FOOTBALL | Bronx Zoo: Bulldogs v. Rams

Coming off its first road and Ivy League victory over Dartmouth last weekend, the football team heads south on I-95 into the City that Never Sleeps to battle the Fordham Rams this Saturday.

The contest — Yale’s final one in its non-conference schedule — is slated for a 1 p.m. start at Jack Coffey Field.

Although it’s against a non-conference opponent and it does not have an effect on the Bulldogs’ standing in the Ivy League race, the squad is still looking forward to seeing how it stacks up against one of the region’s best. Since no Ancient Eight teams are given a chance to participate in the Football Championship Subdivision playoffs, these opportunities are not common for the Bulldogs.

The Rams (2-3) are off to a rough start — they’ve dropped their last two games — after being selected as the Patriot League favorites. Despite that, they will be a tough opponent for Yale (3-1, 1-1 Ivy). Fordham, the reigning Patriot League champions, earned an automatic bid to last season’s FCS national playoffs.

“We have played Lehigh over the past five years and our players liked the fact that they were getting an opportunity to play against a team that was going to the national playoffs on a regular basis,” head coach Jack Siedlecki explained. “Fordham won the Patriot League last year and went to the playoffs, so it is an opportunity to measure ourselves against a playoff-caliber team.”

On offense, the Rams are averaging 22.6 points and 398.6 yards of total offense per game.

The team is led by captain and quarterback John Skelton, who at six-foot-five and 230 pounds, isn’t your typical quarterback. The El Paso, Texas native has averaged 251 yards per game through the air and has thrown for six touchdowns and five interceptions. The junior isn’t afraid of scrambling either — Skelton has also rushed for two scores.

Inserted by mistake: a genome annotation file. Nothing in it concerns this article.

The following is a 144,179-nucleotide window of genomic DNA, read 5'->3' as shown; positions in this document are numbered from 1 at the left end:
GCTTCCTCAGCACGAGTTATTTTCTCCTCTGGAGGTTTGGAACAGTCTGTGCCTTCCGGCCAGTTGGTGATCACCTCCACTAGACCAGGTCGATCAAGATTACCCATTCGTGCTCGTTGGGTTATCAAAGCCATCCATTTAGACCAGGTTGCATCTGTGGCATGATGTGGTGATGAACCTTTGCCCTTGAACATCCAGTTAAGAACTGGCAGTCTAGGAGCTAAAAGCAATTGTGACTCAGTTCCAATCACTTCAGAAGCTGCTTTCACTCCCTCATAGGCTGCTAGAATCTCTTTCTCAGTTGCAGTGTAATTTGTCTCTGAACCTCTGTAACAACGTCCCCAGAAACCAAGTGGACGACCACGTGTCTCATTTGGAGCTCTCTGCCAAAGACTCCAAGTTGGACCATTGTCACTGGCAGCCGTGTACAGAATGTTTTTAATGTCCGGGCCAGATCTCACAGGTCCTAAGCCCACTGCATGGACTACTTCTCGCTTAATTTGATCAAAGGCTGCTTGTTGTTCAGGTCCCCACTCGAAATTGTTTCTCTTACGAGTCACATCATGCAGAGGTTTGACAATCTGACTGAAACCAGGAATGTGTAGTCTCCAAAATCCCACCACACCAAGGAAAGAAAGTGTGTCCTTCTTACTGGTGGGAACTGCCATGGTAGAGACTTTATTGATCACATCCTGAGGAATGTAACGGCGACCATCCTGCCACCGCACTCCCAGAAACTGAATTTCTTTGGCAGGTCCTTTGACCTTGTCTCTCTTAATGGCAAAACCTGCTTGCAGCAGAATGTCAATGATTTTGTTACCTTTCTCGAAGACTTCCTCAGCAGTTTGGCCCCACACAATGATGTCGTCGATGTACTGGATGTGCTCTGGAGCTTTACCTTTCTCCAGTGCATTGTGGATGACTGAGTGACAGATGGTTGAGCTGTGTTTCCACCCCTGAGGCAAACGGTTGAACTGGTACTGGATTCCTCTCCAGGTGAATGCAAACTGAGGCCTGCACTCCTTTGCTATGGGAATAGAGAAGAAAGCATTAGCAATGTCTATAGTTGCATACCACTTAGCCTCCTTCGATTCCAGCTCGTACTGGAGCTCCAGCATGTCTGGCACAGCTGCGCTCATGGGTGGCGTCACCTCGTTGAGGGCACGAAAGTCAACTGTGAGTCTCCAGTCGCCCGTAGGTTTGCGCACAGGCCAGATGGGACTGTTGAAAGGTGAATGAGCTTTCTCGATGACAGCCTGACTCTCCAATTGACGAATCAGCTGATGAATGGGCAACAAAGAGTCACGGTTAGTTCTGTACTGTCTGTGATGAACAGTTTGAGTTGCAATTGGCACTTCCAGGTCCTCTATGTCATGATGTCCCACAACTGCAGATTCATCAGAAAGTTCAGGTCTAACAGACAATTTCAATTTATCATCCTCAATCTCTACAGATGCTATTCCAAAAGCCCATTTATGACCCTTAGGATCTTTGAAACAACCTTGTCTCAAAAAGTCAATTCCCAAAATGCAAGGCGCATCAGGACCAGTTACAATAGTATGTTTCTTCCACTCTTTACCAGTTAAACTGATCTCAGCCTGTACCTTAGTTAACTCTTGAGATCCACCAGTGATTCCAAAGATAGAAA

Skelton’s go-to-guy has been fellow classmate Asa Lucas, who has caught 30 balls for 391 yards and three touchdowns.

Behind Skelton lies a formidable tailback. Sophomore Xavier Martin has averaged over 105 yards per game through the squad’s five contests to go with five touchdowns.

“They do a number of things exceptionally well,” captain and linebacker Bobby Abare ’09 said. “They have a great pair of running backs and a quarterback who is probably one of the better ones we’ll see this year. Overall they’re a great team that’s capable of making a big play at any given time.”

But the Yale defense isn’t your average defense.

The Bulldogs allow just 14.8 points per game, placing them fourth in the nation, and lead the Ivy League in interceptions (10) and turnover margin (1.25). The impressive turnover margin is ninth in the FCS.

Defensively, Fordham has allowed 24.2 points and 330 yards per game. The Ram defense is known to take risks with the zone blitz and give up big plays. But when they are on their game, teams have a tough time driving down the field and putting six on the board. Some days it works; other times not so much. In its first three games, Fordham allowed just 14 points per game, but in its last two losses, its opponents put up an average of 38 points.

With that, the Elis will look to establish the run early and use play-action passes down the field to catch the Ram defense off-guard. Last week, the Bulldogs were able to connect on a few big plays, including a 60-yarder from quarterback Ryan Fodor ’09 to wide receiver Reid Lathan ’10.

“We need to keep improving every week,” Siedleck said. “After a poor offensive showing at Cornell, we have put together two pretty good offensive games. We need to continue to get better in the run game and keep developing the ability to make big plays.”

The run game has taken major strides over the past couple weeks, leading to Yale’s most productive game against Dartmouth. The offense was able to rush for 140 yards; Mike McLeod ’09 was credited with 135 of them. But the Elis know the rushing attack isn’t where it could potentially be, especially after McLeod’s record-setting season last year.

“Obviously we need to play with more consistency in the run game,” tackle Darius Dale ’09 said. “We’ve made strides with our assignments and effort level. Now we just have to do the same good things on every play, so that we can eliminate the zero and minus-yardage run plays that have plagued us on just about every offensive drive.”

After this weekend, the Bulldogs finish out the season with five consecutive Ivy League games, beginning with an Oct. 25 matchup against Penn (2-2, 1-0) at the Yale Bowl.

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